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Everything You Need To Know About Chicago's Old Main Post Office


The Old Main Post Office is one of Chicago's most attractive redevelopment opps. So why hasn't it happened? Here's the whole saga and all the facts.


The building: Designed by the firm of Graham, Anderson, Probst & White, the Old Main Post Office was built in 1921. An expansion in 1932 added nine floors, for a total of 2.7M SF of floor space. The designs called for a hole in the base of the building so the city could extend Congress Parkway to connect to what is now the Eisenhower Expressway. The post office eventually couldn’t handle the volume of mail it was processing, and the USPS moved across the street in 1996. It was added to the National Register of Historic Places in 2001.

An empty space: The post office has remained vacant for 20 years, and it costs the federal government $2M annually to maintain. Over that time, the building's distinctive Art Deco architecture has been featured in several blockbuster movies, including Transformers: Dark of the Moon; Batman Begins, and (in one of our favorite scenes) in The Dark Knight as the setting of that film’s opening bank heist.

The auction: The USPS placed the post office on the auction block in June 2009. The auction raised over $40M. British developer Bill Davies won the building with a $24.8M bid, but missed an initial deadline to close the deal. He eventually secured the funding to buy the building.


The failed JV opps: Davies has tried, and failed, to redevelop the property since. A 2014 deal to JV with Sterling Bay on a redevelopment fell through. Gulf Resources Development & Investment, a UAE-based firm, pulled out of a reported $150M deal to buy the property last year. Merit Partners partner Paul Fishbein said Davies was the main obstacle in redeveloping the post office, adding negotiating with Davies was like “negotiating with Dr. Evil.”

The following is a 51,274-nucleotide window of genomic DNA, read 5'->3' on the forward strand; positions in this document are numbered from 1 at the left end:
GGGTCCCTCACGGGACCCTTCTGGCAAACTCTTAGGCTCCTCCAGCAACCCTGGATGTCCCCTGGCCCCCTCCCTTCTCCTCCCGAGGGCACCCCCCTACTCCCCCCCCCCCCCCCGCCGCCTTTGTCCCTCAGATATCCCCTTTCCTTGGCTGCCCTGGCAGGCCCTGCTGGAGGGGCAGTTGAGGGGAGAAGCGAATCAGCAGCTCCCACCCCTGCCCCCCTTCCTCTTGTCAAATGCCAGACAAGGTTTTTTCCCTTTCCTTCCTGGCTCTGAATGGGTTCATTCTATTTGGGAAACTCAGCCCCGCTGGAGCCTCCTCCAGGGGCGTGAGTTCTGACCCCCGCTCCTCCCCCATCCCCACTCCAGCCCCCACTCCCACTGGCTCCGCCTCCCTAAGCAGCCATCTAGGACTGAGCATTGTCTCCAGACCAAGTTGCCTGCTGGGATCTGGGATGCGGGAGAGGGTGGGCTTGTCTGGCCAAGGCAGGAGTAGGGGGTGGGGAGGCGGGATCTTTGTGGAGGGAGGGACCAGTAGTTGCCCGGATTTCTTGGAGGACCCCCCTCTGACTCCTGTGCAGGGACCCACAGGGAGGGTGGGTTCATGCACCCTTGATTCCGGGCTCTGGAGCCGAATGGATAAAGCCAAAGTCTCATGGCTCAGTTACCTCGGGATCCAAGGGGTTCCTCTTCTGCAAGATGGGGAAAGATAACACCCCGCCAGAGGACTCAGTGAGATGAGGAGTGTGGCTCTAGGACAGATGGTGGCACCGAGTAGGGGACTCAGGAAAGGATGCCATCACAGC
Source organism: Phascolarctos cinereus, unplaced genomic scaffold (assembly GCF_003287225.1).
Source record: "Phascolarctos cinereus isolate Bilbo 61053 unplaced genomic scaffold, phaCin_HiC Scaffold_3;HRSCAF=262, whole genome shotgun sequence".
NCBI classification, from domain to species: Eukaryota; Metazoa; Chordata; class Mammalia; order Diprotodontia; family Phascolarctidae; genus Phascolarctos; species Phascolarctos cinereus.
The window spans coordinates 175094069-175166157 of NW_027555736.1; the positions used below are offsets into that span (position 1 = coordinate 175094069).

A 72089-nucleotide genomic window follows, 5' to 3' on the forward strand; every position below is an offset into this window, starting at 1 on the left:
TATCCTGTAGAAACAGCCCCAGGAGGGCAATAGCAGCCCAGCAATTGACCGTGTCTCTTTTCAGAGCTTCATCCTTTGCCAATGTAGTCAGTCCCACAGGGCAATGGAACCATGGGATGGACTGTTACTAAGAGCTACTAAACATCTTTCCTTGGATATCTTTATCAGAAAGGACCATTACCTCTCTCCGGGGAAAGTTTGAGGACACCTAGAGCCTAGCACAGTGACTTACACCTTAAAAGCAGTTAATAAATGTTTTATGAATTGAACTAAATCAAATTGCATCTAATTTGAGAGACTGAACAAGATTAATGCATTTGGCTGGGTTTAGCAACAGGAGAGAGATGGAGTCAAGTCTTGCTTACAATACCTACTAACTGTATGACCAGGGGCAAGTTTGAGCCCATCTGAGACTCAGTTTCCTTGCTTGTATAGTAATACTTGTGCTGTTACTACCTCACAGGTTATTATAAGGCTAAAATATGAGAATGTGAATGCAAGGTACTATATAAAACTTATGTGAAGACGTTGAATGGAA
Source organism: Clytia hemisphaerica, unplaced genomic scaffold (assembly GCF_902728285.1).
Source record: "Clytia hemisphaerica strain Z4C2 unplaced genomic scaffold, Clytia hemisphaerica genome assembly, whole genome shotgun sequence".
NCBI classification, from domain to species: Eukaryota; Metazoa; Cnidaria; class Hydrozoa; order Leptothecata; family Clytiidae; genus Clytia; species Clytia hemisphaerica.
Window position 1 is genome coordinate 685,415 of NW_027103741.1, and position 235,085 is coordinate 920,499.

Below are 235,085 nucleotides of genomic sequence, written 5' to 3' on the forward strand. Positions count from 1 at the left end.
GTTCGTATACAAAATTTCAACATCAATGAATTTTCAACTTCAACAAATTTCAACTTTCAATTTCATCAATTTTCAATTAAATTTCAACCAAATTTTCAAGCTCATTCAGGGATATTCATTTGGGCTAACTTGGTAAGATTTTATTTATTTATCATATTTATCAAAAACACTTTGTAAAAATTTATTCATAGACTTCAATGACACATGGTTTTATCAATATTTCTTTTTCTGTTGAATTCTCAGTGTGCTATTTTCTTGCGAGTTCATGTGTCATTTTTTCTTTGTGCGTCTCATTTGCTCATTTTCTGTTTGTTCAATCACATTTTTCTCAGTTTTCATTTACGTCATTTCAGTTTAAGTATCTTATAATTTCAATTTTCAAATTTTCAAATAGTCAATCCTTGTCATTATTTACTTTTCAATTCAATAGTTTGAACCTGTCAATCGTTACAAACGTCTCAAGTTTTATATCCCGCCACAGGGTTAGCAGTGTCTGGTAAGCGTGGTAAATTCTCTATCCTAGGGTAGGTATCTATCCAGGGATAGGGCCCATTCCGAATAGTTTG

The drama: Davies has floated several redevelopment proposals; none of them have panned out. His most recent plan called for turning the post office into micro-apartments and, if those succeeded, to build a 1,500-unit tower next to the building. But Davies owes a reported $600k in property taxes on the site and Mayor Rahm Emanuel called to seize the building under eminent domain and resell it at auction. Davies said doing so would set a dangerous precedent and is in talks to sell the building to The 601W Cos, which bought Aon Tower for $712M last year. The Emanuel administration, however, insists it wants to sell the property and is moving forward with an RFP to interested developers.

The potential: The post office has been tied to many redevelopment plays over the years, notably as the site of a potential Chicago casino. With the South Loop’s status as one of Chicago’s hottest real estate markets, its footprint would make for an irresistible mixed-use play. The site has also been floated as a potential alternative for the Lucas Museum of Narrative Art, if the ongoing court battle over building the museum on the lakefront continues.